Archive | August, 2012

Riding the Rails

26 Aug

It’s impossible to keep keen trammies away from the rails and over the past few days Ken Henderson and myself have had a feast, beginning with a Mainline Steam excursion to Arthur’s Pass with the magnificent giant Ka 942. The day was extremely well run with us rail buffs being treated to four photo stops when our train backed up before performing a spirited run past with driver Mark Scotson brilliantly showing off the big Ka 942 for our cameras. What a crescendo of railway sounds bouncing around mountain tops. We were both invited to ride a few ks on the footplate, a thrilling, albeit rollicking experience. A great day was reminisced over a bottle of red and a cheeseboard  from the café carriage during the return journey.

Three days later we were kindly invited by KiwiRail to join a promotional run of the TranzAlpine comprising New Zealand-built AK carriages that will soon be an everyday TranzAlpine event, bringing New Zealand scenic rail journeys in line with the best anywhere. In fact, we are arguably better than the best. KiwiRail scenic staff are superior to most  encountered on my world travels. It’s that dinkum  friendly Kiwi attitude to the fore I suspect. Ken and I were able to compare experiences with Tom Evers-Swindell, manager of Kiwi Rail’s Passenger Group. Tom, an affable guy, discussed the difficulties of boxing on during an international economic downturn and New Zealand been additionally hit owing to almost two years of Canterbury seismic woes. Interestingly, New Zealand is the only country operating long-distance rail journeys without direct Government subsidies. And potential rail travellers need to accept the reality of paying more for a superior experience compared with, say, bus travel which is remarkably inexpensive in New Zealand.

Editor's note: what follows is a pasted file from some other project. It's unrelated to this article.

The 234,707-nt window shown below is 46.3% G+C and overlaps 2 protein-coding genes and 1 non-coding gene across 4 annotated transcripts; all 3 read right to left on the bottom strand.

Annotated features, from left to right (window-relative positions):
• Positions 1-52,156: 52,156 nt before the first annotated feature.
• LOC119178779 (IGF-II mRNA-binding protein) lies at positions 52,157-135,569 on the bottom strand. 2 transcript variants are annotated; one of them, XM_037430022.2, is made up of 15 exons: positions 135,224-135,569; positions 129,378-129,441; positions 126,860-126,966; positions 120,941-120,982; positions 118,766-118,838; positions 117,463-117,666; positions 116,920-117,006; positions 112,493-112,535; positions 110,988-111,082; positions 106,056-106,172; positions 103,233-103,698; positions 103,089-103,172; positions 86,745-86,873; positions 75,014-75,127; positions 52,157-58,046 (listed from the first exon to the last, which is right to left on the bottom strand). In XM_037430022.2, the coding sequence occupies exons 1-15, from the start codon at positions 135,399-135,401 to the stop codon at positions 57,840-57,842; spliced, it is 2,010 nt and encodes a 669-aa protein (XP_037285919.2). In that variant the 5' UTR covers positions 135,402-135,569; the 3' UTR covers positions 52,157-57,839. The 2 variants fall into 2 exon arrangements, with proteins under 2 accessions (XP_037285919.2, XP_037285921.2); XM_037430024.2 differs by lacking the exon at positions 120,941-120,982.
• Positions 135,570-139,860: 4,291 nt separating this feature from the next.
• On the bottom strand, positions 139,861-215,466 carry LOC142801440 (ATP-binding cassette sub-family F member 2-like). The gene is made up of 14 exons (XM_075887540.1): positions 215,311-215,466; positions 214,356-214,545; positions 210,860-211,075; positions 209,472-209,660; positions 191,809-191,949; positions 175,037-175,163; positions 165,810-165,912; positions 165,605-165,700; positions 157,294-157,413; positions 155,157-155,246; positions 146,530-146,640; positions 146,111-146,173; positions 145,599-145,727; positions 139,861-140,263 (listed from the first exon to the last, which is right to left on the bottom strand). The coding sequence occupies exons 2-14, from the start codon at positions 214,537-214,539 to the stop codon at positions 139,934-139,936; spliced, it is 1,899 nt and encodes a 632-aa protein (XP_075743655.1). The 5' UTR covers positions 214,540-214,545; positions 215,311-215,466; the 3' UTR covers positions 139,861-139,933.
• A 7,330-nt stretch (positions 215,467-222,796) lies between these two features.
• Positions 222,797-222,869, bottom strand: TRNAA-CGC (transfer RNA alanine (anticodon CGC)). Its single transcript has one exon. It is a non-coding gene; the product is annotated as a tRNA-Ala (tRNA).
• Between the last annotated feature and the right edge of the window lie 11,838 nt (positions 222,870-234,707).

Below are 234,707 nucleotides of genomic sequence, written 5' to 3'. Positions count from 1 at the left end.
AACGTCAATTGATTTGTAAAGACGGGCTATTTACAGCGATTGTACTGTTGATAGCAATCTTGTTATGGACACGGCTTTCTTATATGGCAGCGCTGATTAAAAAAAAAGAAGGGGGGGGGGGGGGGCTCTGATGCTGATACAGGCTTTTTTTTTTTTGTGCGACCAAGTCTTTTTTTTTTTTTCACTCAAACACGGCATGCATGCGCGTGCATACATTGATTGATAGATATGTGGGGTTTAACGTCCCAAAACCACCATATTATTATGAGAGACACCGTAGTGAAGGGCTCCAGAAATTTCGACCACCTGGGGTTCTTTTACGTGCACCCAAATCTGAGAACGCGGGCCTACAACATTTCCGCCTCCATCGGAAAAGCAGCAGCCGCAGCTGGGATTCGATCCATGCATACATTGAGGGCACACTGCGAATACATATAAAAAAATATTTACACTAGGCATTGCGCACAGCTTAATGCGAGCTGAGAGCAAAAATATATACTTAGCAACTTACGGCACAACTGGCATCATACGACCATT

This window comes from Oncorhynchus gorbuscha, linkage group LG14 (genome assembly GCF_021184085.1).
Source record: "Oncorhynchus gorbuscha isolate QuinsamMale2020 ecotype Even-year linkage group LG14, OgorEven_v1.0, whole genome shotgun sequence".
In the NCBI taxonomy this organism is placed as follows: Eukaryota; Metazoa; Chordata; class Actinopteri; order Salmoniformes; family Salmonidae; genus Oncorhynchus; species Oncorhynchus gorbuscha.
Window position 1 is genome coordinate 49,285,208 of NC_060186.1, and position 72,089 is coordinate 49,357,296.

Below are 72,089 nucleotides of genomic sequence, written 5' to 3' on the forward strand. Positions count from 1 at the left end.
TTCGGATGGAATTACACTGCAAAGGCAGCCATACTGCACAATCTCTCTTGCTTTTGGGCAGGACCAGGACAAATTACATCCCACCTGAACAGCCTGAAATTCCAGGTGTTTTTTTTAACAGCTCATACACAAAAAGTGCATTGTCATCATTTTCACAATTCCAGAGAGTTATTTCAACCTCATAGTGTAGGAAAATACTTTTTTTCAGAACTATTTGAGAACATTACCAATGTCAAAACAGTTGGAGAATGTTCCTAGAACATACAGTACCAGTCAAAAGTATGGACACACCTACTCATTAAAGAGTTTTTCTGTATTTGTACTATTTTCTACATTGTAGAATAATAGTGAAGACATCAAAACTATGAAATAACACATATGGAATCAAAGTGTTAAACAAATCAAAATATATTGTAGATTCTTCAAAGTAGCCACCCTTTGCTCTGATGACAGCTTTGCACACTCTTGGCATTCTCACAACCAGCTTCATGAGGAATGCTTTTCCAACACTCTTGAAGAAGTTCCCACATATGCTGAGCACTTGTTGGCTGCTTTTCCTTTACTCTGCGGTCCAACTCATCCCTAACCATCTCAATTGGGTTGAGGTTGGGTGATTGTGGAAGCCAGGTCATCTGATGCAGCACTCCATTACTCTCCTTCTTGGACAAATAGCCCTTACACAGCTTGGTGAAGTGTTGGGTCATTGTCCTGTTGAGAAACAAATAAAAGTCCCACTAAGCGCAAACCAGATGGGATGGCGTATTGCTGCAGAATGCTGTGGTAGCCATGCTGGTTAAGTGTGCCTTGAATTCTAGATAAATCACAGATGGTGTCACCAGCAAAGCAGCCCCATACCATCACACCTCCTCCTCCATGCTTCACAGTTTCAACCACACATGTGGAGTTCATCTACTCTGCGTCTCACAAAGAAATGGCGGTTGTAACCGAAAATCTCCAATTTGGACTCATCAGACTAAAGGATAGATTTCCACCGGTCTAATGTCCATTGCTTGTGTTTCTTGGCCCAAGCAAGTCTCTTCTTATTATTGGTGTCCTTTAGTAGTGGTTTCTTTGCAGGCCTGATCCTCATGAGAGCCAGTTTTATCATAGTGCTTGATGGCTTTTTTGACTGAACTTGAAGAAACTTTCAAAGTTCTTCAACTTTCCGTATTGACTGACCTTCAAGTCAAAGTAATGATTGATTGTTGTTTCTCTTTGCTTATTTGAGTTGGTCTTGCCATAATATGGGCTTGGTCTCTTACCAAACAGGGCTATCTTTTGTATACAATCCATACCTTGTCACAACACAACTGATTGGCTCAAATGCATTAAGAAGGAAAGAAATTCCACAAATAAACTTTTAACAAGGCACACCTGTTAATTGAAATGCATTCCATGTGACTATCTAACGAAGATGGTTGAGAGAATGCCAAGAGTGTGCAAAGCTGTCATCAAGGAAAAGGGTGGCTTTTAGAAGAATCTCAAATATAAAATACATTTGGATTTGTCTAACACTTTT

Tom, also a discerning rail traveller, was enthusiast about New Zealand’s variety of landscapes, especially on the TranzAlpine route.  Amongst other travellers were reps from a variety of tourist-related organisations.  All appeared suitably impressed. Ken and I spent a good part of the journey on the open AKV observation carriage ever hopeful of capturing that memorable moment as the train wraps around a tight curve, hopefully with snow and mountains as a backdrop. As you may have guessed, we finished the journey reminiscing over a Café carriage purchased bottle of red and cheeseboard. The superior riding, quietness, and comfort of the new AK carriages certainly enhanced the experience.




Historic re-enactment

10 Aug

Almost 110 years ago Sir John Logan Campbell drove the first electric tram up Queen Street to inaugurate the largest municipal tramway project in New Zealand.  To celebrate this important occasion in Auckland’s history a re-enactment will be held on the first day of the Auckland Heritage Festival on Saturday September 29 at the Wynyard Quarter tramway.

MOTAT Tram No 44 is almost identical to that first tram driven by Sir John Logan Campbell on November 17, 1902. No.44 will be part of this re-enactment including Auckland’s two present Dockline tramcars. Mayor Len Brown will officiate at this event together with “The Father of Auckland – Sir John Logan Campbell”, who will take Tram 44 on its celebration journey around the Wynyard Quarter tram circuit after the formal speeches commencing at 1.30 pm in Jellicoe Street, outside Jack Tar cafe bar.

Constructing the Auckland Tramway system was a huge project undertaken by the British Electric Traction Company from 1899. Within just three years 27.5 km of tracks had been constructed and 43 tramcars were operating. Eventually the fleet comprised 269 trams covering 72 kilometres.